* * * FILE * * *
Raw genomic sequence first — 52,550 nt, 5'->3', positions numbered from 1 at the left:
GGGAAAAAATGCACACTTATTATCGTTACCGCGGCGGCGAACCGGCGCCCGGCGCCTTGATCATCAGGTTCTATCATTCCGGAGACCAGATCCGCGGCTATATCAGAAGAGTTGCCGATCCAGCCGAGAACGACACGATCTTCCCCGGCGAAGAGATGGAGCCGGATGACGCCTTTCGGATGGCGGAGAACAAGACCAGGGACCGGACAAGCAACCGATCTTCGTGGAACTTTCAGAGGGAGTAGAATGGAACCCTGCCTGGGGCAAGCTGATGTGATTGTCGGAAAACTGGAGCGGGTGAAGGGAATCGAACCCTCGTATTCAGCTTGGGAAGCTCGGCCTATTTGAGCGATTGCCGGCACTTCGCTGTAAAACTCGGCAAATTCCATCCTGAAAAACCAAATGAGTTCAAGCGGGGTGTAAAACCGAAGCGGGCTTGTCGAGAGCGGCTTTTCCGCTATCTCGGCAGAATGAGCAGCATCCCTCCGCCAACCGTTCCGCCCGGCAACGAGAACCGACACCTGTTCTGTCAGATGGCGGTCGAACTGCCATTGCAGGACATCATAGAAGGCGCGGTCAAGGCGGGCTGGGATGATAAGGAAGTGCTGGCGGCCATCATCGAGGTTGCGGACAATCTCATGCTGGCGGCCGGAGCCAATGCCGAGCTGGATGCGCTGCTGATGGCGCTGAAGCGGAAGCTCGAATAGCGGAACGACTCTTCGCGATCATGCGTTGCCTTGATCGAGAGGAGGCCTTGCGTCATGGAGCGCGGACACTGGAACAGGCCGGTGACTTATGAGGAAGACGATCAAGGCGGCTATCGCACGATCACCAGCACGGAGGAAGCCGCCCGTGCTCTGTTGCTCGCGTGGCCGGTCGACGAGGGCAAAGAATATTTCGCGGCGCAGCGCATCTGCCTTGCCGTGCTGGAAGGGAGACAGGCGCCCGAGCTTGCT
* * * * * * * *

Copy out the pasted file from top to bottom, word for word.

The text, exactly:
Raw genomic sequence first — 52,550 nt, 5'->3', positions numbered from 1 at the left:
GGGAAAAAATGCACACTTATTATCGTTACCGCGGCGGCGAACCGGCGCCCGGCGCCTTGATCATCAGGTTCTATCATTCCGGAGACCAGATCCGCGGCTATATCAGAAGAGTTGCCGATCCAGCCGAGAACGACACGATCTTCCCCGGCGAAGAGATGGAGCCGGATGACGCCTTTCGGATGGCGGAGAACAAGACCAGGGACCGGACAAGCAACCGATCTTCGTGGAACTTTCAGAGGGAGTAGAATGGAACCCTGCCTGGGGCAAGCTGATGTGATTGTCGGAAAACTGGAGCGGGTGAAGGGAATCGAACCCTCGTATTCAGCTTGGGAAGCTCGGCCTATTTGAGCGATTGCCGGCACTTCGCTGTAAAACTCGGCAAATTCCATCCTGAAAAACCAAATGAGTTCAAGCGGGGTGTAAAACCGAAGCGGGCTTGTCGAGAGCGGCTTTTCCGCTATCTCGGCAGAATGAGCAGCATCCCTCCGCCAACCGTTCCGCCCGGCAACGAGAACCGACACCTGTTCTGTCAGATGGCGGTCGAACTGCCATTGCAGGACATCATAGAAGGCGCGGTCAAGGCGGGCTGGGATGATAAGGAAGTGCTGGCGGCCATCATCGAGGTTGCGGACAATCTCATGCTGGCGGCCGGAGCCAATGCCGAGCTGGATGCGCTGCTGATGGCGCTGAAGCGGAAGCTCGAATAGCGGAACGACTCTTCGCGATCATGCGTTGCCTTGATCGAGAGGAGGCCTTGCGTCATGGAGCGCGGACACTGGAACAGGCCGGTGACTTATGAGGAAGACGATCAAGGCGGCTATCGCACGATCACCAGCACGGAGGAAGCCGCCCGTGCTCTGTTGCTCGCGTGGCCGGTCGACGAGGGCAAAGAATATTTCGCGGCGCAGCGCATCTGCCTTGCCGTGCTGGAAGGGAGACAGGCGCCCGAGCTTGCT